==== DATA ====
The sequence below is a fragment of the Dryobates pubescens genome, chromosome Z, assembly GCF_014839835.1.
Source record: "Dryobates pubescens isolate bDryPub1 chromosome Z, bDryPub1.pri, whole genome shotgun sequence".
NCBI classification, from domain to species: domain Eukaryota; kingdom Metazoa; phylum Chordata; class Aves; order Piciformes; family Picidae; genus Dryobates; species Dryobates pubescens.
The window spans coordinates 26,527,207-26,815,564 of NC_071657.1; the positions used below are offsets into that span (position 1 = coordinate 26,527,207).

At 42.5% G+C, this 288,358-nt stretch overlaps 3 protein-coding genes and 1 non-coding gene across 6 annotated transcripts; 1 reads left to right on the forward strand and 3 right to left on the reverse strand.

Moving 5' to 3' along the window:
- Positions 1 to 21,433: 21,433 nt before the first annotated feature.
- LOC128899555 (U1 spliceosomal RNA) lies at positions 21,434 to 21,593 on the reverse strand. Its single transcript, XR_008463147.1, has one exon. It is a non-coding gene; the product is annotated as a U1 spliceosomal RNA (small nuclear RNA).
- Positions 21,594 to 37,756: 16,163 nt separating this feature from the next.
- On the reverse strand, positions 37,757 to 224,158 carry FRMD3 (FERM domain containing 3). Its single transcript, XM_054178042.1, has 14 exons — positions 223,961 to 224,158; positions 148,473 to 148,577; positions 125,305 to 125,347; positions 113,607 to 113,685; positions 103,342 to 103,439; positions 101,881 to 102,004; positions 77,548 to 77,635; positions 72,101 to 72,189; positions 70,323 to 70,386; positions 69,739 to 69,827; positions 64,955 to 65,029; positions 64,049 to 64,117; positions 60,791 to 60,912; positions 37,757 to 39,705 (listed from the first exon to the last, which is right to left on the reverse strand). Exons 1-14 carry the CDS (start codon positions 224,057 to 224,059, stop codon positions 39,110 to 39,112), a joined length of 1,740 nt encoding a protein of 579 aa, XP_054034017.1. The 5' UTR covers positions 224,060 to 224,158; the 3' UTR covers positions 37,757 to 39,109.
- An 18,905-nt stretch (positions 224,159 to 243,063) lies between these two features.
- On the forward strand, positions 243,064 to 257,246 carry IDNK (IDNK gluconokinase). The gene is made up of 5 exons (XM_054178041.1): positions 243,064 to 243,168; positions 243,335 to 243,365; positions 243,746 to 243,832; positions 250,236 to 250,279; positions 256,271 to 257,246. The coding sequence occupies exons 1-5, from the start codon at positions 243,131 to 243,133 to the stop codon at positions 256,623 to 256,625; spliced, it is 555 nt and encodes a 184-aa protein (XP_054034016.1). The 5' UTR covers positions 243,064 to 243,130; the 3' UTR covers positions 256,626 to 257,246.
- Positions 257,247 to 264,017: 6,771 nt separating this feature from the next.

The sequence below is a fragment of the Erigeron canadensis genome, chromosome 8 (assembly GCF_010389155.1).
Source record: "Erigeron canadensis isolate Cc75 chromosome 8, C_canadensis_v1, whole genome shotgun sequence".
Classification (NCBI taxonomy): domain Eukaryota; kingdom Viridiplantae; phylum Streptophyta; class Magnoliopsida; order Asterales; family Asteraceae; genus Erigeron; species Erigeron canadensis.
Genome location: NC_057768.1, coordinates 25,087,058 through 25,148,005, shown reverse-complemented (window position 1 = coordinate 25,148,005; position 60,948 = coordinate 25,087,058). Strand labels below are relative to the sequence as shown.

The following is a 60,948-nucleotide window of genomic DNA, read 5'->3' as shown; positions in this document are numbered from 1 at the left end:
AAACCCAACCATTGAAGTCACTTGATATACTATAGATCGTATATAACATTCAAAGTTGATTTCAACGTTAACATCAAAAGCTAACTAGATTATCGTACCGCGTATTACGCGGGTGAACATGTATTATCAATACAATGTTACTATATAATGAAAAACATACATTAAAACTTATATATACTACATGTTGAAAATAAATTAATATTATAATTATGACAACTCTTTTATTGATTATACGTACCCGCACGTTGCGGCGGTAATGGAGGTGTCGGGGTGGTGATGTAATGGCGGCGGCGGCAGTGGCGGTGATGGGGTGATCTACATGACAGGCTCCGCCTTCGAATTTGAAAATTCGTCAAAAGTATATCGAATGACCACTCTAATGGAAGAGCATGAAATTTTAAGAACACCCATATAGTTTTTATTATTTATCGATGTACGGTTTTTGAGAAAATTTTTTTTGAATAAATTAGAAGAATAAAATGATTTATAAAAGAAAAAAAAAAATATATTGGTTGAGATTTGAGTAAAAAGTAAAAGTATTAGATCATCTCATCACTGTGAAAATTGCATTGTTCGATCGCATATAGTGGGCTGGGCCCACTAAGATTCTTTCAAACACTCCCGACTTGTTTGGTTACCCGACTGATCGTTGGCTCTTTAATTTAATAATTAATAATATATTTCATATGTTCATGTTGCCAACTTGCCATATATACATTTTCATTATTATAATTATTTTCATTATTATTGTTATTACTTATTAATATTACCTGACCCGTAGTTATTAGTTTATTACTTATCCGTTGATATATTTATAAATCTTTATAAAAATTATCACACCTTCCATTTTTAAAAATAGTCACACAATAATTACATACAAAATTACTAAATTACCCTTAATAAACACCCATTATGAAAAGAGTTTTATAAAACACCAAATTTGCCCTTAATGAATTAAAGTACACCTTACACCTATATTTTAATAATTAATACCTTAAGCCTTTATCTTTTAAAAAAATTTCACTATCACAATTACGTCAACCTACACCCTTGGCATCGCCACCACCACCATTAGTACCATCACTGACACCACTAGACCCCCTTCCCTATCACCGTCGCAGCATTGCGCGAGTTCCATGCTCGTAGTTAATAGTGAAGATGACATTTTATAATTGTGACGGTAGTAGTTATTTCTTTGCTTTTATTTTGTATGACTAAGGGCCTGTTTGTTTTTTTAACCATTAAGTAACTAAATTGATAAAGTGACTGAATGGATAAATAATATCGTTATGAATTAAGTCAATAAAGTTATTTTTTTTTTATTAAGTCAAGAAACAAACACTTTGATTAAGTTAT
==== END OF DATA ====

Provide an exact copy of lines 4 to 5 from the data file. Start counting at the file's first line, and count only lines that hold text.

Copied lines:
The window spans coordinates 26,527,207-26,815,564 of NC_071657.1; the positions used below are offsets into that span (position 1 = coordinate 26,527,207).

At 42.5% G+C, this 288,358-nt stretch overlaps 3 protein-coding genes and 1 non-coding gene across 6 annotated transcripts; 1 reads left to right on the forward strand and 3 right to left on the reverse strand.